Some trust in chariots and some in horses,
but we trust in the name of the LORD our God.
–Psalm 20:7 NIV
Woe to those who go down to Egypt for help, who rely on horses,
who trust in the multitude of their chariots
and in the great strength of their horsemen,
but do not look to the Holy One of Israel,
or seek help from the LORD.
–Isaiah 31:1 NIV
Modern connotations of hope look more like “uncertainty associated with a desired outcome,” which is little more than wishful thinking.* This wishful thinking usually shows up in phrases like, “I hope you get to feeling better.” Or, “I hope everything works out alright.” In the same way, this kind of hoping can stray into things like thinking that if we try hard enough, work at something long enough, are smart enough, then we can actually reach our desired outcome.
Without realizing it, the focus of our hope becomes more about us and our abilities than about God and His purposes. That’s when our hoping really reflects a self-centered form of prayer—not God-centered prayer. Rather than vocalizing the tough questions lament invites us to ponder, wishful hoping is like praying with our fingers crossed. And then God becomes little more than an all-powerful entity we need to please in order to get what we want.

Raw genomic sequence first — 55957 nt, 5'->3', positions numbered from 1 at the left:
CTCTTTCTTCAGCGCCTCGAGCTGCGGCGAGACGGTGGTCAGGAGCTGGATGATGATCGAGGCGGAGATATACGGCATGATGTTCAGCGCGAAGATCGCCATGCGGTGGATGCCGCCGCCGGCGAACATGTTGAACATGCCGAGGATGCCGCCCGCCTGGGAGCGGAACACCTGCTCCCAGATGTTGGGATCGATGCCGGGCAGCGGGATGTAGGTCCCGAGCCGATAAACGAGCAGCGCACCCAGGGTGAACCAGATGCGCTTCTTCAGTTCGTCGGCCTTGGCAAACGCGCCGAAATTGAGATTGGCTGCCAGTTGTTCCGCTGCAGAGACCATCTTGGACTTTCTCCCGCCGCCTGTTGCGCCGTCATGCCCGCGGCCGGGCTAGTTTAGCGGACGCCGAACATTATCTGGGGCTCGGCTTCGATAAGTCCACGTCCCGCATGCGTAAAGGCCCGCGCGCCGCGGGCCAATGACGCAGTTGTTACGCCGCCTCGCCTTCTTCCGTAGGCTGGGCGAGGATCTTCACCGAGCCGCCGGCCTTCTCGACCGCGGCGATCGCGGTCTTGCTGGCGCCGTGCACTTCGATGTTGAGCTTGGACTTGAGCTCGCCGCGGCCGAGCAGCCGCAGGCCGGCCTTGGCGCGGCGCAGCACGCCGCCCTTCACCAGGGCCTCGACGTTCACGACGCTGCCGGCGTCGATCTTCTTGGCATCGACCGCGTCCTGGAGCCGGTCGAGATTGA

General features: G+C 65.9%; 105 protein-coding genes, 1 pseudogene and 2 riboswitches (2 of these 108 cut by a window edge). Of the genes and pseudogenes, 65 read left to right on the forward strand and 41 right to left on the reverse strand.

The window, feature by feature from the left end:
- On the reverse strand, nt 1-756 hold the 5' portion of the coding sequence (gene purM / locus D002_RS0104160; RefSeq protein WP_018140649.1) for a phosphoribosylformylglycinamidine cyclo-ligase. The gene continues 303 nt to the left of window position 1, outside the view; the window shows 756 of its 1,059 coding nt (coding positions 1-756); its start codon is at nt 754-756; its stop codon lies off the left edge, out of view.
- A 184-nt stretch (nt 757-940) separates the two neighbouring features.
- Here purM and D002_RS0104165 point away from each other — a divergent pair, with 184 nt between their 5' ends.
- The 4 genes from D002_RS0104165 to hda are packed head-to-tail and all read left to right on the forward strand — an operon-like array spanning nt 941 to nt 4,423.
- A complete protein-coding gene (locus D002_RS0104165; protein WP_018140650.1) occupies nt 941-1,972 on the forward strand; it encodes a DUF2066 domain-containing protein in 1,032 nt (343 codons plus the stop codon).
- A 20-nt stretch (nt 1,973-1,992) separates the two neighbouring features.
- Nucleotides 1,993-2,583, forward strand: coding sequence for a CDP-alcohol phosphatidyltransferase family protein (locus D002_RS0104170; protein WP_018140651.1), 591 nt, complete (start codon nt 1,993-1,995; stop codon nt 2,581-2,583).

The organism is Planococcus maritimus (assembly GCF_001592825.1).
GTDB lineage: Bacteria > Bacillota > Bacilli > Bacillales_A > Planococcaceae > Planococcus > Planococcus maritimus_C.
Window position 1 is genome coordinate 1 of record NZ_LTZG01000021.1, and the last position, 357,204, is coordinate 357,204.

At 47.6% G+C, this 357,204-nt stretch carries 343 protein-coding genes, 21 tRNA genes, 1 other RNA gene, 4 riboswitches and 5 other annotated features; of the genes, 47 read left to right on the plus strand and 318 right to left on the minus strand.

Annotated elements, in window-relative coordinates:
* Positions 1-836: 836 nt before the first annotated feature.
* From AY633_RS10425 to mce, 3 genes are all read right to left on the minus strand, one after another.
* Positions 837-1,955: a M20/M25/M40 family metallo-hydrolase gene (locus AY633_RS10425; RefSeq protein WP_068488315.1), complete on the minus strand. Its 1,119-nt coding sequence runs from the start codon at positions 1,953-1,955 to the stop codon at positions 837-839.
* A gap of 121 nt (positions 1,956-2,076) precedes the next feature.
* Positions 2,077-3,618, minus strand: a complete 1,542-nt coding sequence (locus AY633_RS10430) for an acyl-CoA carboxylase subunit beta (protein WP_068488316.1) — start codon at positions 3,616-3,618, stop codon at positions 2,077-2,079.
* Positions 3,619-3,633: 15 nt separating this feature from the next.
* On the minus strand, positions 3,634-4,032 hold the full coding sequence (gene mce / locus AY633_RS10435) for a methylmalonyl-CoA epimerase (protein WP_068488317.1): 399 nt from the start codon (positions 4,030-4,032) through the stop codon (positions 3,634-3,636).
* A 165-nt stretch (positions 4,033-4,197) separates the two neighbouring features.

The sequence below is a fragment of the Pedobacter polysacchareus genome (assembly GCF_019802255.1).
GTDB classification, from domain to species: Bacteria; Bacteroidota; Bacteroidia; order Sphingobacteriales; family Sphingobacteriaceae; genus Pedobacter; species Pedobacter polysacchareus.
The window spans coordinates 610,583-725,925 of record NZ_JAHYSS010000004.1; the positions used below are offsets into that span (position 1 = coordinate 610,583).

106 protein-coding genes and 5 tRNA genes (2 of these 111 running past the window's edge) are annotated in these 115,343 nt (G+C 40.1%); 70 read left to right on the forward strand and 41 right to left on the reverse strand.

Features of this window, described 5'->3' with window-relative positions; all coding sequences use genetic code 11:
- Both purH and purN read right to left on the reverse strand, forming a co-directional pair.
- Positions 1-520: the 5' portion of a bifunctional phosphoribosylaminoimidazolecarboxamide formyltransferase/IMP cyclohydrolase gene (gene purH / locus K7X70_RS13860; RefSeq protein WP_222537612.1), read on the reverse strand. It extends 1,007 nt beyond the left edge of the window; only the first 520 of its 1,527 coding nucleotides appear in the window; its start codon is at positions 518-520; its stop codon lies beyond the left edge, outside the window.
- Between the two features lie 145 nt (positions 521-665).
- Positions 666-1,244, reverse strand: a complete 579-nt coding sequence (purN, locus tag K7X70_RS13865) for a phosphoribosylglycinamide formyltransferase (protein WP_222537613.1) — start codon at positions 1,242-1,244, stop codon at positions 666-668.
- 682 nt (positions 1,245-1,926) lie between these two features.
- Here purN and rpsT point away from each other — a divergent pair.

There is nothing wrong with wanting good instead of bad. My friends want vindication or some form of mediation if the accusations are real. They want to make things right but have been denied that opportunity. If their hope was more “wish,” then it would be natural to assume they did something to make God upset with them or that they were not faithful enough and so deserve this bad outcome. That kind of hoping (wishful thinking) is about their ability to please God enough, or even please their boss enough.
Horses, chariots, and superpowers of the day seem more tangible and reliable than a God we cannot see or fully comprehend. Looking to our own efforts, or something we can actually see and measure, feels more reasonable than waiting on … God.
ACTION: Take some time to review your story. Where do you sense misplaced hope? Have there been moments, looking back, when trusting something more tangible than God made all the sense in the world? Can you remember what you felt as you acted in certain ways that were little more than wishing or relying on “horses”? Knowing what you know now, what would you change?
*Jeffrey Lamp, Eerdmans Dictionary of the Bible, © 2000 Wm. B. Eerdmans Publishing Co., “Hope”.